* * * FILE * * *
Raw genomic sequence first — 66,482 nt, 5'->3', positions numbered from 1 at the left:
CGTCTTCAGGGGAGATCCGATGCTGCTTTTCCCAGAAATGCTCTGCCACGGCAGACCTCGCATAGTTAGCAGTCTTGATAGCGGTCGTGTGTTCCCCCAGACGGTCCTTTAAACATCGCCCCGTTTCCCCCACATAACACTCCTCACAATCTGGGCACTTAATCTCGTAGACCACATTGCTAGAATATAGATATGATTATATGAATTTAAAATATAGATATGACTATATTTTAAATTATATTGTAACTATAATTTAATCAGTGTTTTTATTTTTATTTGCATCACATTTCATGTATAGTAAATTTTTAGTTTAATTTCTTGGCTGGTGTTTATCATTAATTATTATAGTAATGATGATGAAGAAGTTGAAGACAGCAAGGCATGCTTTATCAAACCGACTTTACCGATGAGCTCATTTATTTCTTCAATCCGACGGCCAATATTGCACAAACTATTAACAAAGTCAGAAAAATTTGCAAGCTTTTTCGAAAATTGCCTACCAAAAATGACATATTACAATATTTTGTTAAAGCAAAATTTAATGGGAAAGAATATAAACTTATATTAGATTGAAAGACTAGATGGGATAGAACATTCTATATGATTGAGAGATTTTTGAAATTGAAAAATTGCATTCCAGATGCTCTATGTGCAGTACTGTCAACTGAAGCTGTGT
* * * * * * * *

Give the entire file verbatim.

Raw genomic sequence first — 66,482 nt, 5'->3', positions numbered from 1 at the left:
CGTCTTCAGGGGAGATCCGATGCTGCTTTTCCCAGAAATGCTCTGCCACGGCAGACCTCGCATAGTTAGCAGTCTTGATAGCGGTCGTGTGTTCCCCCAGACGGTCCTTTAAACATCGCCCCGTTTCCCCCACATAACACTCCTCACAATCTGGGCACTTAATCTCGTAGACCACATTGCTAGAATATAGATATGATTATATGAATTTAAAATATAGATATGACTATATTTTAAATTATATTGTAACTATAATTTAATCAGTGTTTTTATTTTTATTTGCATCACATTTCATGTATAGTAAATTTTTAGTTTAATTTCTTGGCTGGTGTTTATCATTAATTATTATAGTAATGATGATGAAGAAGTTGAAGACAGCAAGGCATGCTTTATCAAACCGACTTTACCGATGAGCTCATTTATTTCTTCAATCCGACGGCCAATATTGCACAAACTATTAACAAAGTCAGAAAAATTTGCAAGCTTTTTCGAAAATTGCCTACCAAAAATGACATATTACAATATTTTGTTAAAGCAAAATTTAATGGGAAAGAATATAAACTTATATTAGATTGAAAGACTAGATGGGATAGAACATTCTATATGATTGAGAGATTTTTGAAATTGAAAAATTGCATTCCAGATGCTCTATGTGCAGTACTGTCAACTGAAGCTGTGT